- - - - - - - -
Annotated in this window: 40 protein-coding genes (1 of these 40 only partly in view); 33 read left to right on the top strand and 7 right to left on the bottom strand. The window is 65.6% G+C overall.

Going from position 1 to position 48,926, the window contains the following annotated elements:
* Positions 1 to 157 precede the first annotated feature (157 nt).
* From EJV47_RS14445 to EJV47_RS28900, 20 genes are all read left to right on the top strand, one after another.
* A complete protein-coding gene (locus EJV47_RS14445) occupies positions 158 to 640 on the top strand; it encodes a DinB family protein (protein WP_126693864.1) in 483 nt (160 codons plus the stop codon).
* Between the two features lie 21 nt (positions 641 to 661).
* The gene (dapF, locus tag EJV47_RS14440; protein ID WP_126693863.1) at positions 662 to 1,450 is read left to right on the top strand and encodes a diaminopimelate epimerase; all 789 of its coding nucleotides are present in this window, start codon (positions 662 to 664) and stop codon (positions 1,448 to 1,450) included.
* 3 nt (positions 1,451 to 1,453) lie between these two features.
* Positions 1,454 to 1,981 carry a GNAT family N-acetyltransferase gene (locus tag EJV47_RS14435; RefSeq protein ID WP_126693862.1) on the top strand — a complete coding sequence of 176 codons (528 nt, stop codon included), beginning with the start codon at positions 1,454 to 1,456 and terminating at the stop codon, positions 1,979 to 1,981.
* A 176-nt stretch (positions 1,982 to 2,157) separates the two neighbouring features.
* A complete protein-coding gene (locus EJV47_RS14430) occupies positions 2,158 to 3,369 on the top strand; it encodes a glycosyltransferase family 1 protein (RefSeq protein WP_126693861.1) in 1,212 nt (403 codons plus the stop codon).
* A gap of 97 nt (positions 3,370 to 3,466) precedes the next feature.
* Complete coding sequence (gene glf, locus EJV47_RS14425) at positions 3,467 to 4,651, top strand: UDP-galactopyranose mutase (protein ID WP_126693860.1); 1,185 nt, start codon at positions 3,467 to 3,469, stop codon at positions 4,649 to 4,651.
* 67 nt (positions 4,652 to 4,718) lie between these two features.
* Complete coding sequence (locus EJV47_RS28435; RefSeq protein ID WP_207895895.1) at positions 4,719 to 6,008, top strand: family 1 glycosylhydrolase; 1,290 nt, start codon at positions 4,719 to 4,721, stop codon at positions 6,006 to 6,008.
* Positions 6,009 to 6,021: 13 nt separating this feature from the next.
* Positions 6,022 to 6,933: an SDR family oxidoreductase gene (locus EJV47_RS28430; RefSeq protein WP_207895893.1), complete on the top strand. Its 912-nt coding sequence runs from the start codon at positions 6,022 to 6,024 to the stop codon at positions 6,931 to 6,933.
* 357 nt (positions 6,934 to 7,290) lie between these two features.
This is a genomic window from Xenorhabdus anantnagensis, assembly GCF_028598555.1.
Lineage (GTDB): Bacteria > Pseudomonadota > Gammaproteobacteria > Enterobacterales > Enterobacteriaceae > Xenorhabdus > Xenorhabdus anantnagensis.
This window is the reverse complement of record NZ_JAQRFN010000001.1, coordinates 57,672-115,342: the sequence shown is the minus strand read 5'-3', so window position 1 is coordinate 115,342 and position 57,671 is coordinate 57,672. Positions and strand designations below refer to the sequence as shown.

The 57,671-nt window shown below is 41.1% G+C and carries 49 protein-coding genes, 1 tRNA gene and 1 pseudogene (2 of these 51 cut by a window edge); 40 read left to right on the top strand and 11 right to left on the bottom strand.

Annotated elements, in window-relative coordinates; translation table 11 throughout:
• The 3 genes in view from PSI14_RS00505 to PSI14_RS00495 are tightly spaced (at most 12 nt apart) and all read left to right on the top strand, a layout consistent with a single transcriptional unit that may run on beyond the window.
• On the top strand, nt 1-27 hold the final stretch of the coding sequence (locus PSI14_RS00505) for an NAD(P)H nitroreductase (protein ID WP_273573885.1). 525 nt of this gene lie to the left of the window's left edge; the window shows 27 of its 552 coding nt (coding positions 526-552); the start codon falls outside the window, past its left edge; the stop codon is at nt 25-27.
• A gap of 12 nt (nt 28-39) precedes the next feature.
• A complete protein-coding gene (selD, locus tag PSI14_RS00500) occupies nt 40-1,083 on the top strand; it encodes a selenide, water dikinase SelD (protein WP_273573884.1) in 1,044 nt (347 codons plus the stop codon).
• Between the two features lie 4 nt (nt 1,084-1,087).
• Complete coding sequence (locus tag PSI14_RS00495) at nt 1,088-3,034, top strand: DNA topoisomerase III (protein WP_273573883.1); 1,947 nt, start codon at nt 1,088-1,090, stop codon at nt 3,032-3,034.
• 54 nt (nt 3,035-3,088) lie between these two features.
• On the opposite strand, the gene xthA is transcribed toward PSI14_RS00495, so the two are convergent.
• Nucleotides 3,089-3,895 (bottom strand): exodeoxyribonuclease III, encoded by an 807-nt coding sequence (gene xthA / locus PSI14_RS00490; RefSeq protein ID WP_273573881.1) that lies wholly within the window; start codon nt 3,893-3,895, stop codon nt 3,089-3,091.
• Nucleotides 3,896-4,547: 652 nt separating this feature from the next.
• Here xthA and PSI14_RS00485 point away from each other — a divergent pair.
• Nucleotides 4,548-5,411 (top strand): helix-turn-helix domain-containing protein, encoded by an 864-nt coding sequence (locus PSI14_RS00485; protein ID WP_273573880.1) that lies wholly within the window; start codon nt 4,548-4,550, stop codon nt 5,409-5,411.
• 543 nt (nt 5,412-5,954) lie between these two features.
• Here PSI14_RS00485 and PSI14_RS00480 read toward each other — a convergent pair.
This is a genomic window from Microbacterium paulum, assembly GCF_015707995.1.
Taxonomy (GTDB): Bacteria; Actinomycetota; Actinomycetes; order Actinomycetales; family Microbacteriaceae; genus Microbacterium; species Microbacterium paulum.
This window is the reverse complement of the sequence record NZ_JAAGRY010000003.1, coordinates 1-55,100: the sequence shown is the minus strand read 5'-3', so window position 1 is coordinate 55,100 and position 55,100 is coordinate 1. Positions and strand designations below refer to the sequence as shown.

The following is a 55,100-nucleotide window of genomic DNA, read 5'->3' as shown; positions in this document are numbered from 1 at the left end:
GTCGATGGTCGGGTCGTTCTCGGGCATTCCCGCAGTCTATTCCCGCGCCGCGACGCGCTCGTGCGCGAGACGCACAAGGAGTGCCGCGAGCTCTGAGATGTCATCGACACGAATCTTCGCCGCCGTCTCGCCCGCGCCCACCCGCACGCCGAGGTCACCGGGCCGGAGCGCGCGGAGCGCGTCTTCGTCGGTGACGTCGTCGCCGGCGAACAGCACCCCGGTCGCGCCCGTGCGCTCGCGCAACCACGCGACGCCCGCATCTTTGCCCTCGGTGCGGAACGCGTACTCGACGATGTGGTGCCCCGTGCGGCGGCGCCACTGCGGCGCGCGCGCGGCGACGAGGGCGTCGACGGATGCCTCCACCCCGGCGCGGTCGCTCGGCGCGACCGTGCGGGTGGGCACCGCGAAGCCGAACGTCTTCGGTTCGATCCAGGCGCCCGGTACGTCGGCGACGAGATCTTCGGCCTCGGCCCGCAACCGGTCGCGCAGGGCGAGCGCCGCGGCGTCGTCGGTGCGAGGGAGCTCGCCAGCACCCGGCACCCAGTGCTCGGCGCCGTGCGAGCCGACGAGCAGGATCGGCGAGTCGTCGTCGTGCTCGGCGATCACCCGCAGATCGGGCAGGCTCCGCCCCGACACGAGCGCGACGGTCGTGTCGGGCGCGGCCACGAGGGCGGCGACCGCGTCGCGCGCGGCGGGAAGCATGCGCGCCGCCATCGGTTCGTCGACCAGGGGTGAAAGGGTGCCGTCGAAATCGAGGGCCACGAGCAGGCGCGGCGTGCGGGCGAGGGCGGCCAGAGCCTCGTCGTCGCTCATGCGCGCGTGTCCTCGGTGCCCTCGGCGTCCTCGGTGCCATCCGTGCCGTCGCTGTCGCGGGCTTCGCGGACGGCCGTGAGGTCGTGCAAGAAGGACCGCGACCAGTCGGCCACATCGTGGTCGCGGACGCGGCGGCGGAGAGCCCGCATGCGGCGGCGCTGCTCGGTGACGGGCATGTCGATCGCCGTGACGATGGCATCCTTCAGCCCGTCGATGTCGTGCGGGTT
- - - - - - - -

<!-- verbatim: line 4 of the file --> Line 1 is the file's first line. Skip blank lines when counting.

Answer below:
* From EJV47_RS14445 to EJV47_RS28900, 20 genes are all read left to right on the top strand, one after another.